The Patrick Mahomes Contract will Significantly Impact the Rest of the NFL

The Kansas City Chiefs knew they struck gold when they selected quarterback Patrick Mahomes II out of Texas Tech University with the No. 10 overall pick in the 2017 NFL Draft. In his three-years of college play for the Red Raiders, Mahomes showcased once in a generation-like talent with incredible throwing abilities and dangerous mobility that he can use to extend plays, leading to massive gains. He is set to become the highest-paid athlete in the world and fellow quarterbacks in the NFL will be looking for similar deals, but they won’t get them.

Know Your Worth

When NFL players see someone “reset the market” with a contract extension, they expect to receive a similar deal. This trend has been apparent throughout recent years, as players, at the quarterback position especially, are demanding larger contracts than what their value supports. A notorious example is L.A. Rams QB Jared Goff. Prior to his huge extension featuring an annual average value (AAV) of roughly $33.5 million — ranking the fifth highest in the NFL — he started 31 games for the Rams from 2017 to 2018, with a 24-7-0 record and completed 660 passes on 1,038 attempts (63.6 CMP%) for 8,492 yards, 60 TDs, 19 INTs, and 20 fumbles while being sacked 58 times (5.3 sack% on each play), topping it all off with a 100.8 quarterback rating. In 2019, after signing his massive $134 million contract extension, with more than $57 million guaranteed (per overthecap), he started 16 games and led the Rams to a depressing 9-7-0 record — after having a 13-3-0 record just the year before — and completed 394 passes on 626 attempts (62.9 CMP%) for 4,368 yards, 22 TDs, 16 INTs, and 10 fumbles while being sacked 22 times (5.0 sack%), with a terrible 86.5 quarterback rating (per pro-football-reference). Upon seeing the value of Atlanta Falcons’ franchise QB Matt Ryan’s contract extension, with a $30 million AAV, Jared Goff felt that he deserved a similar contract after producing back-to-back 10+ win seasons, as well as a Super Bowl appearance. What everyone failed to see, is that it wasn’t Jared Goff who led the Rams into becoming an elite team. The cause for their success was their superstar running back, Todd Gurley II. Heartbreaking news struck the incredible running back when he was informed of having an arthritic component in his knee during their 2018 playoff run. His chronic injury led to the eventual release of the former All-Pro back, due to the inability to carry the run-heavy/play-action offense as he once did, which directly resulted in the regression of Jared Goff. Goff is an average player who can fake the run well, but can’t throw a perfect spiral — the basic skill of an NFL quarterback. Now, Goff is currently sitting in the Rams’ locker room eating up cap space like Joey Chestnut eats hotdogs on the 4th of July.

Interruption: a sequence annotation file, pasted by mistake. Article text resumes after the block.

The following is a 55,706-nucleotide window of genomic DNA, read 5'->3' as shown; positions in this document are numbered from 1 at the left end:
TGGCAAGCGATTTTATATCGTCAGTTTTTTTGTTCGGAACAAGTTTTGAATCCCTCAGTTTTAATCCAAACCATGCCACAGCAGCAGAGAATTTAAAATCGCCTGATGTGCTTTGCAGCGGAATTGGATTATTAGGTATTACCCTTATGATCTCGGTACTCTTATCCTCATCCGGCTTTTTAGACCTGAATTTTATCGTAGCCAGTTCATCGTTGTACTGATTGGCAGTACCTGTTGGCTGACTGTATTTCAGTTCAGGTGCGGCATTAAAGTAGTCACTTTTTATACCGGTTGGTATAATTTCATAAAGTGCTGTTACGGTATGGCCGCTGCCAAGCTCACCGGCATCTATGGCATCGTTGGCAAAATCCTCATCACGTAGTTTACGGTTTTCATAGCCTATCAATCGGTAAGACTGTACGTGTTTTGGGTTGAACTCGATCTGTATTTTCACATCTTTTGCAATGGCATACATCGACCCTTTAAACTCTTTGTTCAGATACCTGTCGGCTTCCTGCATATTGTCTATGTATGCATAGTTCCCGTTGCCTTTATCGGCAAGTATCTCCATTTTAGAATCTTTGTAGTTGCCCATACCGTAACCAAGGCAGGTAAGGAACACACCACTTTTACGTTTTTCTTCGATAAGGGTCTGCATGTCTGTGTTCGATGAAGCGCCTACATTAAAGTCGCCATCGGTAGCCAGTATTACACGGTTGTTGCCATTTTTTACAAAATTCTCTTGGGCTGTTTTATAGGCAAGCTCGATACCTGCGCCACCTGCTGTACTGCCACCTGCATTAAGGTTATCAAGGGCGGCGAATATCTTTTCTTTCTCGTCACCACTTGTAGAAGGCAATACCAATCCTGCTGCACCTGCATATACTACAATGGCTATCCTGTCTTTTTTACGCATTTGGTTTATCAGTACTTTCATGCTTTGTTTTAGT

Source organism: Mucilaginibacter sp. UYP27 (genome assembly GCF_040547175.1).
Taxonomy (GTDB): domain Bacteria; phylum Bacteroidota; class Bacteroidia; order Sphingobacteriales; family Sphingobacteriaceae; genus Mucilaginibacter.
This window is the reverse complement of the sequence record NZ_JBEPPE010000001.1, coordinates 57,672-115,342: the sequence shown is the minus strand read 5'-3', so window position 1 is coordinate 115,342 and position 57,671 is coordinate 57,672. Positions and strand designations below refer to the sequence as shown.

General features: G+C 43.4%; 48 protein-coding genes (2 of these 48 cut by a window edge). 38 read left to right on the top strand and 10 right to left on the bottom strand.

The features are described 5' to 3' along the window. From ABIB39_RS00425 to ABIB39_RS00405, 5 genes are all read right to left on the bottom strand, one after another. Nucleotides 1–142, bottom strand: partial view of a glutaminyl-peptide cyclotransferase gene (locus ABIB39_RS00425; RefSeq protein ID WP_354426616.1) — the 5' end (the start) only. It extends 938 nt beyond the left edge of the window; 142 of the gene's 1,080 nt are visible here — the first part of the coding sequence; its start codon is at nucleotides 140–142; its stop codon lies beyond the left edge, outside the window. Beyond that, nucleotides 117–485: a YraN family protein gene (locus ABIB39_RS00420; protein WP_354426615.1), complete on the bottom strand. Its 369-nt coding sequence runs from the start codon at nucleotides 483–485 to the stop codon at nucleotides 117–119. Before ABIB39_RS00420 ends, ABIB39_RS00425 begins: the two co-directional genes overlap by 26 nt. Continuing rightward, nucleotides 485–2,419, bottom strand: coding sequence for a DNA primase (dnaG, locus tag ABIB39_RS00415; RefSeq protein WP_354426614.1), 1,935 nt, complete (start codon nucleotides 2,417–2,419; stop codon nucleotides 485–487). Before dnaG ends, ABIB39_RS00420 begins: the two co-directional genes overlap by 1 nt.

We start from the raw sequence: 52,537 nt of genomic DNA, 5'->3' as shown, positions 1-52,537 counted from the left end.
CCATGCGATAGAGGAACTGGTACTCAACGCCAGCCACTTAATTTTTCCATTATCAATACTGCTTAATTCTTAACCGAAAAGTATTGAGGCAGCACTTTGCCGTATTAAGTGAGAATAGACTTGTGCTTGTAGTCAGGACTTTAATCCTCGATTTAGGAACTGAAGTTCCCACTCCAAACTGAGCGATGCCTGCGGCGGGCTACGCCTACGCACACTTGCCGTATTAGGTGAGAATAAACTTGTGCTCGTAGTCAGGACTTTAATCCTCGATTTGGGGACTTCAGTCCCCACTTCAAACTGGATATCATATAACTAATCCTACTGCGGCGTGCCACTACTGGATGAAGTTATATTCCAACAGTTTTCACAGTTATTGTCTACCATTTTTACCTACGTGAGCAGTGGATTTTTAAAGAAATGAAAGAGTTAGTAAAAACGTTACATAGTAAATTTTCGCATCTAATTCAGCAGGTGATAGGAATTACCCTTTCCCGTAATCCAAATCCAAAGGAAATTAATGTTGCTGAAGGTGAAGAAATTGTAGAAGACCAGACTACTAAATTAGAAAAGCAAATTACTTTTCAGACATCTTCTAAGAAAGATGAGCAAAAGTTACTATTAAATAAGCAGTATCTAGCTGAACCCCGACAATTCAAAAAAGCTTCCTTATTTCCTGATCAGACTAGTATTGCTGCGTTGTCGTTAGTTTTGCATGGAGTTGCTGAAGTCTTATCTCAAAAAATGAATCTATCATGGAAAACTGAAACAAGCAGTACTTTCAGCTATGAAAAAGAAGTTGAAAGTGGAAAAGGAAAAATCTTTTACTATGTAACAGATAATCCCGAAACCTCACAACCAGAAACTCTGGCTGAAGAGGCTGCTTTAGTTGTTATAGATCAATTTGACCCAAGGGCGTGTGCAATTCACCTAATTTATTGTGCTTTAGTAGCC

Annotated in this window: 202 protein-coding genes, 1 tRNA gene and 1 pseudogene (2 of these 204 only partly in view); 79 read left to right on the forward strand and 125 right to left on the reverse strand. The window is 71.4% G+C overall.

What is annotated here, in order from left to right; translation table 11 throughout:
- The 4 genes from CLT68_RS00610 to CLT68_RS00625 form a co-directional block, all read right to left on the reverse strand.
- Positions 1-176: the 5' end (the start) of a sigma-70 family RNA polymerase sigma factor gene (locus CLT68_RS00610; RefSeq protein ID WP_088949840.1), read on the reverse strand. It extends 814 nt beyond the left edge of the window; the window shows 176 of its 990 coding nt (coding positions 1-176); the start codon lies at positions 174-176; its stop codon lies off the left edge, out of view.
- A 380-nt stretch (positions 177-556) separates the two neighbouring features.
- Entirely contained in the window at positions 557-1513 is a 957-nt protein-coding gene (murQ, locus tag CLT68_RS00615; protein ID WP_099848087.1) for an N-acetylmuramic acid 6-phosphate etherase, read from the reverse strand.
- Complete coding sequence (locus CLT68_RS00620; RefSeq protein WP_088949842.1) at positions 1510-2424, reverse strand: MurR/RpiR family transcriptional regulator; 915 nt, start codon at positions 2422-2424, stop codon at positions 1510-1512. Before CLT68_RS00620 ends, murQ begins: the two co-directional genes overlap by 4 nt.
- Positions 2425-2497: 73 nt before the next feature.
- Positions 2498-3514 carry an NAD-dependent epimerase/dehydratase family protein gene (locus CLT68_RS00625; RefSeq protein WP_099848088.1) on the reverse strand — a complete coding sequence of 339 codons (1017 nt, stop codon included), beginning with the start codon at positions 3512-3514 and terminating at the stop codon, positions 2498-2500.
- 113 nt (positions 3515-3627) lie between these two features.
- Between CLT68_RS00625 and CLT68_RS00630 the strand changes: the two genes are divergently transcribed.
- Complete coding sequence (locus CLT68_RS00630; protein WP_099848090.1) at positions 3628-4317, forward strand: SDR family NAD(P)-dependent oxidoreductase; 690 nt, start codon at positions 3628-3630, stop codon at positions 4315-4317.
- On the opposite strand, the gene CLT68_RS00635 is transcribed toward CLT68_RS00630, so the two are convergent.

New in Town

Since his professional debut, Kansas City Chiefs QB Patrick Mahomes has emerged as the face of the NFL. He took the league by storm his first year as a starter when he led the Chiefs to a 12-4-0 regular-season record, completing 383 passes on 580 attempts (66 CMP%) for 5,097 yards, 50 TDs, 12 INTs, and a 113.8 quarterback rating, additionally compiling 272 rushing yards, two rushing touchdowns, with 9 fumbles. He would add onto his dominant year with a deep playoff run, but was cut short due to a pre-snap penalty late in the 4th Quarter of the AFC Championship that resulted in a 37-31 loss to the New England Patriots. For his efforts that year, Mahomes made the Pro-Bowl, was named First-Team All-Pro, and league MVP (Not a big deal). In his second year as a starter, Mahomes battled nagging injuries that forced him to miss two games on the season. Despite his struggles, he still finished with 319 completions on 484 pass attempts (65.9 CMP%) for 4,031 yards, 26 TDs, 5 INTs, and a 105.3 quarterback rating, additionally compiling 218 rushing yards, two rushing touchdowns, with three fumbles. In the playoffs, Mahomes would redeem himself from the loss he suffered the year before by winning the Super Bowl. During the Chiefs’ playoff run, he overcame several large deficits that ended up becoming some of the greatest post-season comebacks in NFL history, including a 1st Quarter deficit as they were losing to the Houston Texans 21-0 in the AFC Divisional Round, before launching an insane comeback to win 51-31. In the Super Bowl, he led a 4th Quarter comeback to defeat the San Fransisco 49ers by scoring 21 unanswered points that started with a miraculous 4th & 15 conversion on a drive that ended with a momentum-shifting touchdown. Mahomes capped off this feat by being crowned Super Bowl MVP and unquestionably asserting himself as the best quarterback in the league.

The New Standard

As the sensational quarterback and ketchup fanatic is set to become the highest-paid athlete in the world after signing a 10-year extension (adding to the already existing 2 years left on his rookie deal) with a potential value north of $500 million, with a $45 million AAV, everyone is wondering how this record-shattering contract will impact the rest of the quarterbacks in the NFL going forward? Best said by Mr. Owl, “Let’s Find Out”. The only way you’re getting a big contract is if you are a Patrick Mahomes-caliber player. This is the one and only exception to all contract signings. Baltimore Ravens QB Lamar Jackson isn’t going to sign for $520 million for 10-years, nor is Houston Texans QB Deshaun Watson going to sign for $480 million for 14-years. Likewise, this also does not change the fact that Dak Prescott deserves less than $35 million a year in his new contract. This signing simply creates the new standard that in order to be paid like the best, you need to play like the best. The only way you’re going to play like the best is if you are Patrick Mahomes.